9 Incredible Hidden Locations in U.S. National Parks Where You Can Avoid the Crowds
Enjoying the splendor of some of America’s most breathtaking national parks can be tough when you’re dealing with crowds of tourists.
Thanks to their massive size, these national parks are home to mesmerizing corners and corridors that most travelers never get the chance to explore.
We spoke to former National Geographic travel photographer Jonathan Irish, who visited every national park in the U.S. last year with his partner, Stephanie Payne, to find the top hidden gems in popular parts around the states.
“Our goal was to celebrate what these parks mean for us, so it was important for us to dig into every park and not just hit the main points, but to get to the heart of the park and find the places that most people don’t get to,” Irish told Travel + Leisure of their trip.
From hikes that lead into craters to campsites in the Everglades that sit right in the water, here are some of their top finds.
The Kolob Canyons in Zion National Park
Those in search of a quieter section of Utah's Zion National Park, where they can explore more than 20 miles worth of hiking trails while taking in views of the soaring Navajo sandstone peaks, should head to the Kolob Canyons section of the park.
Here, you'll find majestic peaks, cliff walls that soar as high as 2,000 feet, and the opportunity to hike through the breathtaking desert terrain in tranquility.
Visitors must exit the main area of the park and drive further down the road to enter this district, which is why most people don’t venture here, according to Irish, but he says they should.
The location is home to one of the pair’s favorite hikes, the Subway hike, which weaves you through a trail that follows the Virgin River, taking you through boulders and incredible canyons before reaching the Subway—a sandstone that has been carved over the years to resemble a long subway tunnel.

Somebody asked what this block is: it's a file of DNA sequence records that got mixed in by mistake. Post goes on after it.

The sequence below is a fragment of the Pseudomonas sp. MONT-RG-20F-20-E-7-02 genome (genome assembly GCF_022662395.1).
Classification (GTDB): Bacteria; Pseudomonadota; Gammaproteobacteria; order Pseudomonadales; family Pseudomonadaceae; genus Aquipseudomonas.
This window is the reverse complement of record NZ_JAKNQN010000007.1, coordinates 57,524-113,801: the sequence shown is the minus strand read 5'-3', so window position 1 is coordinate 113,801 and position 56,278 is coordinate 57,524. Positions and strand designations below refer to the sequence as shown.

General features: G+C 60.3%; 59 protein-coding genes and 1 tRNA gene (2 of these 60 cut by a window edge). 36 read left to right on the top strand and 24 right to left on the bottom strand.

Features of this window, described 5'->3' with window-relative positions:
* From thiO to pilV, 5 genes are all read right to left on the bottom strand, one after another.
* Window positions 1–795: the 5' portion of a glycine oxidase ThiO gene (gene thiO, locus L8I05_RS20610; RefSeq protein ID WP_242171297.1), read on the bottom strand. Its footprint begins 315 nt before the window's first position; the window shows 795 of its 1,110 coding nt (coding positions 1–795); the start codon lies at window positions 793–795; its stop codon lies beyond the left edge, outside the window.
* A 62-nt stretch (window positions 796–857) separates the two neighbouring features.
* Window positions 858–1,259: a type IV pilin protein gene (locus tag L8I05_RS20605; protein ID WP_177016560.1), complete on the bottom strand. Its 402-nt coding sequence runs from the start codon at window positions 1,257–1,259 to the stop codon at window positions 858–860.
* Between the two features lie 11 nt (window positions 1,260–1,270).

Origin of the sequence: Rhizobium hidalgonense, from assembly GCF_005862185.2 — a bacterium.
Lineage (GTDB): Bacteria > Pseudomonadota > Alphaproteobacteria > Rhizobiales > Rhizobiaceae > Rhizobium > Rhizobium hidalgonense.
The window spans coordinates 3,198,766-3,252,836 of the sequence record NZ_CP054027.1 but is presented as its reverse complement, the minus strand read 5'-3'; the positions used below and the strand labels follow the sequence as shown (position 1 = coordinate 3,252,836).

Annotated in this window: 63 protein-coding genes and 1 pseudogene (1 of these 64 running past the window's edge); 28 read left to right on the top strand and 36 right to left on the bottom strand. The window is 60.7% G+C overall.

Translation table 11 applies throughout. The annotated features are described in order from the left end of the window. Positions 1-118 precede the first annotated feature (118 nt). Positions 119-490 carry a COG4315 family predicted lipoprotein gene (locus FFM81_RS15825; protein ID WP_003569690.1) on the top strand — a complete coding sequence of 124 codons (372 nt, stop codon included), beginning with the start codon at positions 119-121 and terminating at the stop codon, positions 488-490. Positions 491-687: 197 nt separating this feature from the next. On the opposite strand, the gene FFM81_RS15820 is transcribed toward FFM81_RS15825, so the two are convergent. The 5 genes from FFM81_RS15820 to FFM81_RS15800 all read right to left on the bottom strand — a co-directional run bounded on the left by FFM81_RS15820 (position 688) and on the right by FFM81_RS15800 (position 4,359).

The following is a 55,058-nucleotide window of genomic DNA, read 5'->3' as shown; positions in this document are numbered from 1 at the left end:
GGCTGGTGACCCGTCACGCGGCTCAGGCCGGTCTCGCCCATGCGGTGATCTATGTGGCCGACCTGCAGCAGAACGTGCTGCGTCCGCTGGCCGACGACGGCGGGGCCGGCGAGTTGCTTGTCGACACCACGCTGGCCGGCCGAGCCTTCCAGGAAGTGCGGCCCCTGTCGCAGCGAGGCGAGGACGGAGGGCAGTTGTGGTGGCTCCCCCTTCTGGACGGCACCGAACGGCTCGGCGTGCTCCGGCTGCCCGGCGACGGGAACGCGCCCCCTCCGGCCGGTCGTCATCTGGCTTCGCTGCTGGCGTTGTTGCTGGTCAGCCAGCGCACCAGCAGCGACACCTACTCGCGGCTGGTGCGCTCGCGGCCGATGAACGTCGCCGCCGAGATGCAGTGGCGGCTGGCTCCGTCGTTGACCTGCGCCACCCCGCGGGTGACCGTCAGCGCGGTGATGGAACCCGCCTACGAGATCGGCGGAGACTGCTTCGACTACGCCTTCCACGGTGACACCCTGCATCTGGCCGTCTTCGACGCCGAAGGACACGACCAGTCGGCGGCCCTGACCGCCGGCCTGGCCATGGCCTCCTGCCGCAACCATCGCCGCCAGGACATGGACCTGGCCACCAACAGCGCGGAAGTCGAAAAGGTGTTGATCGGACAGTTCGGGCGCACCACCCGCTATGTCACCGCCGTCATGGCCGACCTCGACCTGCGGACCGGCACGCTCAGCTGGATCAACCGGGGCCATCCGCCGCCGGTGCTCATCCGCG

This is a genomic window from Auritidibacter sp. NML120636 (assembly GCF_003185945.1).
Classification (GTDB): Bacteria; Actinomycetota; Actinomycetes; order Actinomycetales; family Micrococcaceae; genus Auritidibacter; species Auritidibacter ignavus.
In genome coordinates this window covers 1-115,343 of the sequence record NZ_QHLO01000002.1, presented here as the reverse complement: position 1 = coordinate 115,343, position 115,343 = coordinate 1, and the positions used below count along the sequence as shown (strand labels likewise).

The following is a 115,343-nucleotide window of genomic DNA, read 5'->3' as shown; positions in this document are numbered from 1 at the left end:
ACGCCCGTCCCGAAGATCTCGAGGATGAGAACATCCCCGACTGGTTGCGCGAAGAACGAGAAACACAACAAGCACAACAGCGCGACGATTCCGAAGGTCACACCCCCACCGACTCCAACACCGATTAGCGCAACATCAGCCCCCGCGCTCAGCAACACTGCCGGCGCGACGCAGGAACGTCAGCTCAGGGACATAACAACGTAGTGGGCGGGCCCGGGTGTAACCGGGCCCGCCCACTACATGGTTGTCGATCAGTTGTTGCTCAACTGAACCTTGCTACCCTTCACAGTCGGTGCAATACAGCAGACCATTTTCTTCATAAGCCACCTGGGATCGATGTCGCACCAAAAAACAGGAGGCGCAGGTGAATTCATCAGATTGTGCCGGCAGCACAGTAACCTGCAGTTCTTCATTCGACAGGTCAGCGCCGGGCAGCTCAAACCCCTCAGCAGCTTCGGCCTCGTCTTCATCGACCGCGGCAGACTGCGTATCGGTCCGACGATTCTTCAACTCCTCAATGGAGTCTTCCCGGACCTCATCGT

The hike requires a permit and can be challenging, but it’s worth it to get to the fascinating site, all while taking in views of soaring plateaus and colorful sandstone formations.
The Sliding Sands Trail at Haleakala National Park
One of the most famous sites at Hawaiia’s Haleakala National Park is catching the sunrise on top of the Haleakala volcano— so much so in fact, that visitors are now required to get reservations for the event.
For Irish, the true magic isn’t what takes place on top of the volcano, but what happens when you descend into it.
“It blew my mind to see that everyone leaves just after the sunrise and goes back to the beach, because one of the reasons why it’s so beautiful to watch the sunrise from there is you can look down into the crater and see all of these old cinder cones and incredible formations left there from the old volcano,” Irish said.
That’s why he suggests taking the Sliding Sands Trail, which winds down to the crater floor, letting you explore its surreal landscape.
“It’s like walking on Mars,” Irish said of the setting. “You get a mile down there and there’s strangely no one around, and I think that’s what makes this one of the best trails.”
The Needles District in Canyonlands National Park
Thanks to a series of flowing rivers, Utah's Canyonlands National Park is split into different districts, each with their own offerings.
Most travelers tend to spend time at the Island in the Sky district, since it's the easiest to visit in a short amount of time, but if you're willing to venture some 60 miles south from there, you'll be on your way to the Needles district, which Irish describes as an otherworldly landscape.
"As soon as you get off the trail, you're suddenly transported to this different world, surrounded by these pink sandstorm formations," Irish said of the location.
But the needle formations themselves aren't the only impressive sight you'll see.
"The same thing that formed these needles, which is water erosion over the years, has also carved out these valleys and slots that make the hike more challenging, but with that comes the beauty of having this trail to yourself and wandering through this incredible scenery," Irish added.
One of their favorite locations within the district is the Chesler Park Loop, where the needles are particularly well formed, and a hike lets you descend into a giant slot canyon you can walk the bottom of.
Cathedral Valley in Capitol Reef National Park
Capitol Reef National Park, also located in Utah, is home to geological formations like cliffs, canyons, domes, and bridges that extend for close to 100 miles.
To see some of its most impressive—and rarely captured—formations, head to Cathedral Valley, north of the park’s main area that is accessed by driving some 57 miles on a dirt road.